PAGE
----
Review: Franz Ferdinand – Leeds O2 Academy, 20/10/09

Franz Ferdinand

Franz Ferdinand

It’s been a strange few years for Franz Ferdinand. After being crowned as the leaders of the art-rock scene in 2004 when their self-titled debut album won the Mercury Music Prize, a rush-released follow-up, which in general felt only half finished, saw their progress stagnate. It has become a familiar story for many of the bands they spearheaded in 2004 and they have found it difficult to repeat the almost over-night success they enjoyed after the release of their breakthrough single ‘Take Me Out’. However, Franz Ferdinand arrived in Leeds last night to prove that while many have declared the current indie scene dull and unimaginative, they themselves are anything but.

The tone is set for the gig right from the word go, as the band launch into ‘Michael’, ‘Do You Want To‘ and ‘No You Girls‘, as well as early album favourite ‘Tell Her Tonight’. In fact, the relentless early pace is only dampened by a quick musical interlude in which frontman Alex Kapranos introduces each band member individually – a habit that always feels best left to a cruise ship cabaret act. Quality is quickly restored however, and a slightly re-worked version of ‘This Fire‘ proves itself to be a strong contender for song of the night.

‘Take Me Out’, the track which saw them nail the art-rock sound they emerged into, and still defines them as a band, predictably gets the biggest response of the night, and it is a credit to the band that a song that is now so familiar feels as fresh as the first time it was played, thanks to the energy the band put into it. It’s a commendable trait for Franz Ferdinand – where some bands can quickly begin to go through the motions when playing old tracks, or even drop them altogether, Franz Ferdinand deliver their older hits with a passion and glee that blows any cobwebs off the songs, and makes for a consistent performance where all songs, new and old, are given the same amount of effort and attention.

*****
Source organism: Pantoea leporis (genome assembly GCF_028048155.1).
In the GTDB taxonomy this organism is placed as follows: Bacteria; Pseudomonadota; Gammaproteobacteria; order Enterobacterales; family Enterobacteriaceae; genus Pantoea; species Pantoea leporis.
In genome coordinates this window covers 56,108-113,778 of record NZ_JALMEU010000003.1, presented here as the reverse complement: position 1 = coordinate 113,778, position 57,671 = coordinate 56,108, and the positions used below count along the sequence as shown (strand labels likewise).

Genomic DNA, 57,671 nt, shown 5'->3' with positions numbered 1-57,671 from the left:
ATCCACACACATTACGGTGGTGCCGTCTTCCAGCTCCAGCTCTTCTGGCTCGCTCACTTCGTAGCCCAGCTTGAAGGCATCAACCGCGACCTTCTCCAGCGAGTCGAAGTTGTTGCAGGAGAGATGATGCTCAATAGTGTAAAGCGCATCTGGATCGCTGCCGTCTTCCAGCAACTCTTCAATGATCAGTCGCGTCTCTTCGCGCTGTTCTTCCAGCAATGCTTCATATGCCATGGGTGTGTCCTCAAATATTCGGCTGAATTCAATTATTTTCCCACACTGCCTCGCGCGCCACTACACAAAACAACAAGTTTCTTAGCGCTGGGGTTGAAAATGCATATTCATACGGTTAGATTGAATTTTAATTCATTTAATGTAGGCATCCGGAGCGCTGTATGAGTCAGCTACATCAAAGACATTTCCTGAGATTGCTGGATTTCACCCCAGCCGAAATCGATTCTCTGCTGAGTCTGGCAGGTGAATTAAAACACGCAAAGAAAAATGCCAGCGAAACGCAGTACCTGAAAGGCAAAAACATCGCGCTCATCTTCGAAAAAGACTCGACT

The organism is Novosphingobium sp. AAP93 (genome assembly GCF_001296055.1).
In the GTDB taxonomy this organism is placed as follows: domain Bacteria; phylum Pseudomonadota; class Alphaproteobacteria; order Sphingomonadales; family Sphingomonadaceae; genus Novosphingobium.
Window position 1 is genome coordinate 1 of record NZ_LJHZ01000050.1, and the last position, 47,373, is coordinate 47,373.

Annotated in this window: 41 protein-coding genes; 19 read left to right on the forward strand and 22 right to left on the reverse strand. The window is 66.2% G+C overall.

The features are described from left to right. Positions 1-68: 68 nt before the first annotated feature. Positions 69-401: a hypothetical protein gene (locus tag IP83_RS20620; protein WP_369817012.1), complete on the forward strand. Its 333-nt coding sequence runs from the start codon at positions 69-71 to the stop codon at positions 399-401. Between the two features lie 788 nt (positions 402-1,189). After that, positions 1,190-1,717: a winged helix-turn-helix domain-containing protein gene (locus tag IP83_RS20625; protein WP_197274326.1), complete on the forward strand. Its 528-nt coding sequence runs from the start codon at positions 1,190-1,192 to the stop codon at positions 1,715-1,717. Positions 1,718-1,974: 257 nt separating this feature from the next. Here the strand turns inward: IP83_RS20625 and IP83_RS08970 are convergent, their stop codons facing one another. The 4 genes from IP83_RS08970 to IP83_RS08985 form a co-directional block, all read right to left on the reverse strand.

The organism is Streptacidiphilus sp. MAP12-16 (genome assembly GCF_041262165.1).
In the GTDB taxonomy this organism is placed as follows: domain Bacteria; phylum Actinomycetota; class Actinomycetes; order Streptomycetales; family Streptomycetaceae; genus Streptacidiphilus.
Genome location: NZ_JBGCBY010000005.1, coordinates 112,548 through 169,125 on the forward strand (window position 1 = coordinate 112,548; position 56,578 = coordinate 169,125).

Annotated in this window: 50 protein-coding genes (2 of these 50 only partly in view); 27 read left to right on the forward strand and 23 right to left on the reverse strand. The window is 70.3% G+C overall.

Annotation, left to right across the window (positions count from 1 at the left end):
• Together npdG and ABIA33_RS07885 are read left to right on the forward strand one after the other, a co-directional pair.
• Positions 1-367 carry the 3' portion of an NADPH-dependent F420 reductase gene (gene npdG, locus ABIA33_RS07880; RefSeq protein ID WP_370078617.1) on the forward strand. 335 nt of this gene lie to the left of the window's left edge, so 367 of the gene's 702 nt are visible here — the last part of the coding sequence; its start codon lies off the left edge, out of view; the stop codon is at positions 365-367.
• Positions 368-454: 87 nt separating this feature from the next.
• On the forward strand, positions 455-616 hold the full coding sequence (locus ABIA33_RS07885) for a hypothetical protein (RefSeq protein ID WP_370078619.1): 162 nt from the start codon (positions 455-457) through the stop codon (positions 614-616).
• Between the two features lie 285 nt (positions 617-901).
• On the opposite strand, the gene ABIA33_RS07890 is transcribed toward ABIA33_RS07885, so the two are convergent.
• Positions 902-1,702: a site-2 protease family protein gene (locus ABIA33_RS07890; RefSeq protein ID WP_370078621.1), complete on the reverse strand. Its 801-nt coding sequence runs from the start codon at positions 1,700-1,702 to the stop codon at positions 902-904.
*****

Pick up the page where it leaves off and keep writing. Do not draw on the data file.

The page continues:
The rather mooted response by the public to their new album ‘Tonight: Franz Ferdinand‘ only feels more puzzling as tracks from the album, which haven’t moved very far in sound or quality from their earlier material, sit very well with their more established songs. If anything, the songs are given even more gravitas when played live, especially in the case of the single ‘Ulysses’, already a crowd favourite, which is taken up another 10% when played live. Perhaps it’s a sign that if the band can capture the intensity of their live shows on record, they will finally regain the momentum they lost after the release of ‘You Could Have It So Much Better‘.

Alongside the new tracks, the set is packed with the hits that have spanned their career, with only debut single ‘Darts Of Pleasure, and 2006 single ‘Eleanor Put Your Boots On’ missing from their first two records, in what proves to be a resoundingly crowd pleasing set.

The strength of their live performances are underpinned by drummer Paul Thomson. Easily one of the most accomplished sticksmen around, his pace and beats drive the band on, and with Alex Kapranos, himself an under-rated frontman, selling the songs well and playing the crowd expertly, it all makes for a live show which quickly becomes impossible to resist.

The main set is brought to an end with an almost African inspired percussion piece, which again sees the band playing to the strengths of Paul Thomson and has them all joining him on drums. It’s an exciting way to close a gig, and proves Franz Ferdinand are a band who are unafraid of exploring areas most guitar bands would avoid, and that they are a band who take their live shows very seriously.

The band return for an encore which includes another crowd favourite, 2004 single ‘Matinee‘, and finish with an Acid-house tinged, near 10 minute jam, which feels like it has been transported straight out of the Hacienda – so much so that you half expect Bez to emerge from backstage to accompany the band with some crazy dancing. The jam displays emphatically the versatility and expert musicianship of the band, and ends with Paul Thomson, undoubtedly the star of the show, finishing with a solo drum fill, which in the wrong hands can quickly descend into self-indulgence for the band and boredom for the crowd, but here closes the gig perfectly.

Thomson leaves the stage to huge applause, and with Franz Ferdiand’s reputation as one of the premier live bands around very much intact.

(Dave Smith)

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  1. redgboy 22 October, 2009
  2. ruben haworth 26 October, 2009

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